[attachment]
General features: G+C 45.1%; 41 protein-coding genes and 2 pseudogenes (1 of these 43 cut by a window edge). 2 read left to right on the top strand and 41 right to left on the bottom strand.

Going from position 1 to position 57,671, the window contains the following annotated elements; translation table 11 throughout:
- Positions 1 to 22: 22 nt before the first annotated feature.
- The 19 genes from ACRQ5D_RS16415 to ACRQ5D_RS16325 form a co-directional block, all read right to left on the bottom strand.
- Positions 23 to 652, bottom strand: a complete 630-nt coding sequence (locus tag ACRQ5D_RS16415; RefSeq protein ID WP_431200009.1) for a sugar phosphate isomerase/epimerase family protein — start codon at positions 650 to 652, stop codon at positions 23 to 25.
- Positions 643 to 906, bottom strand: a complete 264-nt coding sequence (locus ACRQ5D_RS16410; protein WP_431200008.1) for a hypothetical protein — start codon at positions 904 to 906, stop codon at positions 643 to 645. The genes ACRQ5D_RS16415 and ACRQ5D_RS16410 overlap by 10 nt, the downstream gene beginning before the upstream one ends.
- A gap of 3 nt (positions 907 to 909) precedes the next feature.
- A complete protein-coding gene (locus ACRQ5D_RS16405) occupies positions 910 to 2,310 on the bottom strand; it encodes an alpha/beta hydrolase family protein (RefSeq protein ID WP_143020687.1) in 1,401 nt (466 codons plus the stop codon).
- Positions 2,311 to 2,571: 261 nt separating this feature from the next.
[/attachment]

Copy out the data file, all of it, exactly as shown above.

General features: G+C 45.1%; 41 protein-coding genes and 2 pseudogenes (1 of these 43 cut by a window edge). 2 read left to right on the top strand and 41 right to left on the bottom strand.

Going from position 1 to position 57,671, the window contains the following annotated elements; translation table 11 throughout:
- Positions 1 to 22: 22 nt before the first annotated feature.
- The 19 genes from ACRQ5D_RS16415 to ACRQ5D_RS16325 form a co-directional block, all read right to left on the bottom strand.
- Positions 23 to 652, bottom strand: a complete 630-nt coding sequence (locus tag ACRQ5D_RS16415; RefSeq protein ID WP_431200009.1) for a sugar phosphate isomerase/epimerase family protein — start codon at positions 650 to 652, stop codon at positions 23 to 25.
- Positions 643 to 906, bottom strand: a complete 264-nt coding sequence (locus ACRQ5D_RS16410; protein WP_431200008.1) for a hypothetical protein — start codon at positions 904 to 906, stop codon at positions 643 to 645. The genes ACRQ5D_RS16415 and ACRQ5D_RS16410 overlap by 10 nt, the downstream gene beginning before the upstream one ends.
- A gap of 3 nt (positions 907 to 909) precedes the next feature.
- A complete protein-coding gene (locus ACRQ5D_RS16405) occupies positions 910 to 2,310 on the bottom strand; it encodes an alpha/beta hydrolase family protein (RefSeq protein ID WP_143020687.1) in 1,401 nt (466 codons plus the stop codon).
- Positions 2,311 to 2,571: 261 nt separating this feature from the next.